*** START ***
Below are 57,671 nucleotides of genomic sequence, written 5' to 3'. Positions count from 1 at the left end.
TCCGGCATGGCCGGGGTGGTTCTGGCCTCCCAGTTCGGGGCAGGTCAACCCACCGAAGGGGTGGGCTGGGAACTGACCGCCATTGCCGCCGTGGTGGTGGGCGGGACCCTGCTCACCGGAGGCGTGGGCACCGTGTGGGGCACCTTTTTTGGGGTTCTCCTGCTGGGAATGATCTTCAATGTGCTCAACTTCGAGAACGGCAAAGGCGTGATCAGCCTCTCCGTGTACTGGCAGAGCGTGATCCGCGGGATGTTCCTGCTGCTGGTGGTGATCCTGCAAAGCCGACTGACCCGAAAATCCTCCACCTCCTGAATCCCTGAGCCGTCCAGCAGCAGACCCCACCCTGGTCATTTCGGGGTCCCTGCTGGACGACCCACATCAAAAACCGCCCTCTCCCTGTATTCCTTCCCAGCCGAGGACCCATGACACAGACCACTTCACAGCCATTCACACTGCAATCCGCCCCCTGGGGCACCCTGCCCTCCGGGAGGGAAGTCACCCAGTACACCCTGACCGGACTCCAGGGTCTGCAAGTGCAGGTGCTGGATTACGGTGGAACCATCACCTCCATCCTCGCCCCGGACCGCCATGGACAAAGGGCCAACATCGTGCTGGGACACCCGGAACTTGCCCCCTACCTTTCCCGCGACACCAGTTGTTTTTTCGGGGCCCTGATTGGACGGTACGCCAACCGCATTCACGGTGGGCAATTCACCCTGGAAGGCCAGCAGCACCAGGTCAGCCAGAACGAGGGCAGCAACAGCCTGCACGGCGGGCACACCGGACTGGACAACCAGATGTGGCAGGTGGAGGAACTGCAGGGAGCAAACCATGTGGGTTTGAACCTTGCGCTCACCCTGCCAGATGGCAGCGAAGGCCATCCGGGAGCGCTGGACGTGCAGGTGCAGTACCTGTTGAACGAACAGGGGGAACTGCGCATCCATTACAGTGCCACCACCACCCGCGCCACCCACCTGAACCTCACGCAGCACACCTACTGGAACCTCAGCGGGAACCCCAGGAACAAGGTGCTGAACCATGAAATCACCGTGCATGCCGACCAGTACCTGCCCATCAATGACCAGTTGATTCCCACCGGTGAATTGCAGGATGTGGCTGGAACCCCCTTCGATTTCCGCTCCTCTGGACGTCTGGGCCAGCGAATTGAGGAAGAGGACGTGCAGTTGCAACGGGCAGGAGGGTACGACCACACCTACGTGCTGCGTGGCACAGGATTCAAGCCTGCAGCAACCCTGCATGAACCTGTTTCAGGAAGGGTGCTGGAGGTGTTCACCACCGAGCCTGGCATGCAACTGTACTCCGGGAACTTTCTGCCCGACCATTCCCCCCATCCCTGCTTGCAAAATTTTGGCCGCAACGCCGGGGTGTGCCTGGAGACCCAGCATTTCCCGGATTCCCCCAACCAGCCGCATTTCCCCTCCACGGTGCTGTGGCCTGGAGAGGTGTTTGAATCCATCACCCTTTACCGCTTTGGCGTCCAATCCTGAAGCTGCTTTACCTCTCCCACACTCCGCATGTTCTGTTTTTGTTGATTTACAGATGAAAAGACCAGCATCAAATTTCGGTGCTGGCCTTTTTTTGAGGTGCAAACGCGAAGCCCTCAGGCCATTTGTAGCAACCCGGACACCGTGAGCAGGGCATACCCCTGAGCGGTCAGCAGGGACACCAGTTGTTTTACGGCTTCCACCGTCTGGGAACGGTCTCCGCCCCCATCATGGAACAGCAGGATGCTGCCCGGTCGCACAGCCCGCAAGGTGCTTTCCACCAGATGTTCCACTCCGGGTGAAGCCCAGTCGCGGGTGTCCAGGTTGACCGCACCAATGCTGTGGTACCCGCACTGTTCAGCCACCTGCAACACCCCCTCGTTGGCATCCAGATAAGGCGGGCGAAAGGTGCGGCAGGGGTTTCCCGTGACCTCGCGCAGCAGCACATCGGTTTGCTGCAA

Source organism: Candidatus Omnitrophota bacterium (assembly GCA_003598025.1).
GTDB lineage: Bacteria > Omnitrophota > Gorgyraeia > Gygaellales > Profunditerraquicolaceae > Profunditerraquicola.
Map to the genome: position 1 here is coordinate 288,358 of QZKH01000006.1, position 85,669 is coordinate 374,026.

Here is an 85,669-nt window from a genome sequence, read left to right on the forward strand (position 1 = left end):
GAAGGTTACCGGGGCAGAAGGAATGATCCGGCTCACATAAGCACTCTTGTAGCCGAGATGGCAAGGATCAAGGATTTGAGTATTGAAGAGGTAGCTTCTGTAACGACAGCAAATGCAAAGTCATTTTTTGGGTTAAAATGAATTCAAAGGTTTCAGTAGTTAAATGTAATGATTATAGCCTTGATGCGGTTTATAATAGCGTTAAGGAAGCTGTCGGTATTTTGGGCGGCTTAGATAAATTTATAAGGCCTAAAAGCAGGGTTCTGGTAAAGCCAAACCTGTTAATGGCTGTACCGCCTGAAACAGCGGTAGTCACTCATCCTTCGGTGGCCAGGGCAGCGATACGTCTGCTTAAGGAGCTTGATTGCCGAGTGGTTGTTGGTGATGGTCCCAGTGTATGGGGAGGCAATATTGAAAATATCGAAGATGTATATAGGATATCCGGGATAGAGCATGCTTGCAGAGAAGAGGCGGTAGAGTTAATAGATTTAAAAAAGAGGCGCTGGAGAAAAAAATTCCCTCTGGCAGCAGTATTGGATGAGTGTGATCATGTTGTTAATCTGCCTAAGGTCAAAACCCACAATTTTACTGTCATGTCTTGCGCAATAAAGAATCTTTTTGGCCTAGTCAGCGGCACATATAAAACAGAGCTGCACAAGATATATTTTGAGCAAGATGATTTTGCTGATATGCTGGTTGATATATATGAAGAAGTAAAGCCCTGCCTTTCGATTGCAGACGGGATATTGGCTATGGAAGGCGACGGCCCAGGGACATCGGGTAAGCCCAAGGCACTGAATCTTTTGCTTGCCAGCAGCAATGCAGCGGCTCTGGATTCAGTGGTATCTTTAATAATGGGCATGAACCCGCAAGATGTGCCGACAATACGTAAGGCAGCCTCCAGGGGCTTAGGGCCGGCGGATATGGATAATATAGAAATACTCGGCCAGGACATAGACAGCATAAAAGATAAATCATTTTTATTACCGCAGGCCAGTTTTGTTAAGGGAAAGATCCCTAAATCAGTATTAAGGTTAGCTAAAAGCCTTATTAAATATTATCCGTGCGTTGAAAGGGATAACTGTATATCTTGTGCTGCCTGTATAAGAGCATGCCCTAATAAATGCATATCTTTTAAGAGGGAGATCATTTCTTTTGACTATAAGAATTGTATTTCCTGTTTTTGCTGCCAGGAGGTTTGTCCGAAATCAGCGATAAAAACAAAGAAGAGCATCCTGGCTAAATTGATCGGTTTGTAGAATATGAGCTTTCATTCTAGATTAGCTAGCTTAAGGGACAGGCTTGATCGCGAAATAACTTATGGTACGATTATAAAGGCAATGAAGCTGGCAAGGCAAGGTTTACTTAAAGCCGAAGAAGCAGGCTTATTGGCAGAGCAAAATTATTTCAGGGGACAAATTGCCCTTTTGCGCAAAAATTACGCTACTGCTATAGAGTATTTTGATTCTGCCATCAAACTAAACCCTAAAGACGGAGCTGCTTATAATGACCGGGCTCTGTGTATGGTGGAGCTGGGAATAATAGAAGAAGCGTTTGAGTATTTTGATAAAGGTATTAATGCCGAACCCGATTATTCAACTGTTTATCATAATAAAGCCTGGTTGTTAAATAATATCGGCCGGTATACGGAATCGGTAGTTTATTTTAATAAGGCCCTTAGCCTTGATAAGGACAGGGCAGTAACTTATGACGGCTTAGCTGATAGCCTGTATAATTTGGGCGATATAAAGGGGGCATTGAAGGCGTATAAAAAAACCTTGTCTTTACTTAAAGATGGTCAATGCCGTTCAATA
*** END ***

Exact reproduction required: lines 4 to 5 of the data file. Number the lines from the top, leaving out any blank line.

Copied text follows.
GTDB lineage: Bacteria > Omnitrophota > Gorgyraeia > Gygaellales > Profunditerraquicolaceae > Profunditerraquicola.
Map to the genome: position 1 here is coordinate 288,358 of QZKH01000006.1, position 85,669 is coordinate 374,026.